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Classroom Management: Classroom Intervention Strategies - Dr. Charles Fay


Part 1: Classroom Management: Strategies for Your Classroom

Part 3: Classroom Management: Taking Control of Your Classroom

Now that you are learning to keep your head on a swivel and address issues immediately before they grow and become widespread, let’s discuss some of our quick and easy classroom intervention strategies.

Love and Logic Teachers are Highly Effective Teachers

Love and Logic teachers challenge themselves every day. How? They wonder how long they are able to go without providing a consequence for misbehavior. They are not challenging themselves to be permissive rather they understand a fundamental thought.

Highly effective teachers prevent misbehavior
while less effective teachers constantly react to it.

Not only do Love and Logic teachers understand this fundamental thought, they also understand classroom discipline requires the following:

  • When I have to stop to provide a consequence, I am no longer teaching.
  • When I’m no longer teaching, other students get restless and begin to act out.
  • I don’t really have any consequences that will scare my toughest students into behaving.

Quick and Easy Classroom Intervention Strategies

How do Love and Logic teachers prevent misbehavior? They rely on a variety of subtle actions designed to redirect the behavior while maintaining the flow of the lesson. We call these Quick and Easy Classroom Intervention Strategies. Below are some examples:

  • Begin with nonverbals.
      • Give the “evil eye”.
      • Use a signal – shake of the head, arm movement, etc.
      • Walk toward the student while continuing to teach.
      • Stand close to the student.
  • Use lots of empathy.
      • Nonverbal – look sad or concerned.
      • Verbal – try to lead with how you think the other person might be feeling as in “That must be really upsetting?”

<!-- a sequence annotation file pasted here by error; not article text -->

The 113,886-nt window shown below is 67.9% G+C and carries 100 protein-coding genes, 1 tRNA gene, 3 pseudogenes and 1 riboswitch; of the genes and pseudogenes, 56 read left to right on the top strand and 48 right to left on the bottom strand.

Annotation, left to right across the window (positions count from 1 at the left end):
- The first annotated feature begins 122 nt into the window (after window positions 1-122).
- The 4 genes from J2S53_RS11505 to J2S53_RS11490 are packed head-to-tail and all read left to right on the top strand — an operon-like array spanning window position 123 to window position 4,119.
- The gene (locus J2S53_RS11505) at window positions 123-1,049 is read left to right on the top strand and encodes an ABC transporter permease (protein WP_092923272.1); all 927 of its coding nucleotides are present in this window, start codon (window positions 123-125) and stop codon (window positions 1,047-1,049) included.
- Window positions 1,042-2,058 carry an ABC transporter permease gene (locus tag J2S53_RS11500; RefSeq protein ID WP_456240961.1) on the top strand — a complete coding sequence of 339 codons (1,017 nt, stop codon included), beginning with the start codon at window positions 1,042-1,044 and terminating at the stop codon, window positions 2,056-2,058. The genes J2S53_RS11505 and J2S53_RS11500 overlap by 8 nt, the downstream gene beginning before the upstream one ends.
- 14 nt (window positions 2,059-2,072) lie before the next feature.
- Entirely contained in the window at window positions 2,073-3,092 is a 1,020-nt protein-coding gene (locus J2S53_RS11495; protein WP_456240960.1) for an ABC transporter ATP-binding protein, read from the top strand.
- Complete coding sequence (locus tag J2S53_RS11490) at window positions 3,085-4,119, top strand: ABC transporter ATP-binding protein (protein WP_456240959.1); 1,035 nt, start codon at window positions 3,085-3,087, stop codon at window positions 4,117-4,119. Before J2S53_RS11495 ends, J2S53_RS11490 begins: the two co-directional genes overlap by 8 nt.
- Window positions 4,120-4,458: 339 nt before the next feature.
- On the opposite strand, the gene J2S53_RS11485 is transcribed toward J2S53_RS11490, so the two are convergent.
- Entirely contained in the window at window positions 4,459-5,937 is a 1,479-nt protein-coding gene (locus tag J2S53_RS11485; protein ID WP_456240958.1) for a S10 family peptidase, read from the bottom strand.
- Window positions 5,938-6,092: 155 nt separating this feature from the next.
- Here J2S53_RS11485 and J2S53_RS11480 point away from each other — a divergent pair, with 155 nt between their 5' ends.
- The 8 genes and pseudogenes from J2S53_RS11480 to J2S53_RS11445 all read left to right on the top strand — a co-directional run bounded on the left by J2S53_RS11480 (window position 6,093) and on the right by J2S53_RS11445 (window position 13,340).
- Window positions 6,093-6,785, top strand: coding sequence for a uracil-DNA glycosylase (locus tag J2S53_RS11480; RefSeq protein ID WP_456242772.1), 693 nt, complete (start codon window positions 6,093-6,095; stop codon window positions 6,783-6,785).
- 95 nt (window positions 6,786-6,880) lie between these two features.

• Use I instead of You statements.
      • “I’ll start when…”
      • “I will be happy to…”
  • Get them thinking.
      • “What do you plan to do about that?”
      • “Is this helping?”
      • “What’s your best guess…?”
  • Give choices.
      • “You are welcome to ______ or  to______”   “Feel free to ______ or  to ______.”
  • Use your one-liner.
      • “Could be.”  “Possibly so.”  “Nice try.”
  • Build the relationship.
      • I noticed that…
  • Use Recovery Time.
      • Remove student for a “cool off” period.
  • Give natural consequences with empathy
      • Genuine, sincere expressions of empathy must precede the consequence. Lectures about how much the child should learn from his/her experience cancel out the benefit of the consequence.
      • Model and teach problem solving.
        Lead with empathy. “Tough problem, huh?”
        Follow with a sincere question. “What do you plan to do?”
        Gain permission to share. “Would you like to know what others have tried?”
        Explore possible outcomes. “How do you think this might work for you?”
        Allow to solve or not. “Good luck. Let me know how it works out.”
        Or take ownership. “Feel free to ______ when ______.”
  • Move into involving other people.
      • Principals, counselors, parents, coaches, therapists, etc.

Let’s take a look at how this all works together.

Preventing and Minimizing Classroom Disruptions

Flow Chart for Preventing and Minimizing Classroom Disruptions

In the final part of this blog series you will learn when to apply intervention strategies and when to save the consequences for the big stuff.

Hear all of our classroom intervention strategies in the audio Quick and Easy Classroom Interventions.

Part 1: Classroom Management: Strategies for Your Classroom

Part 3: Classroom Management: Taking Control of Your Classroom

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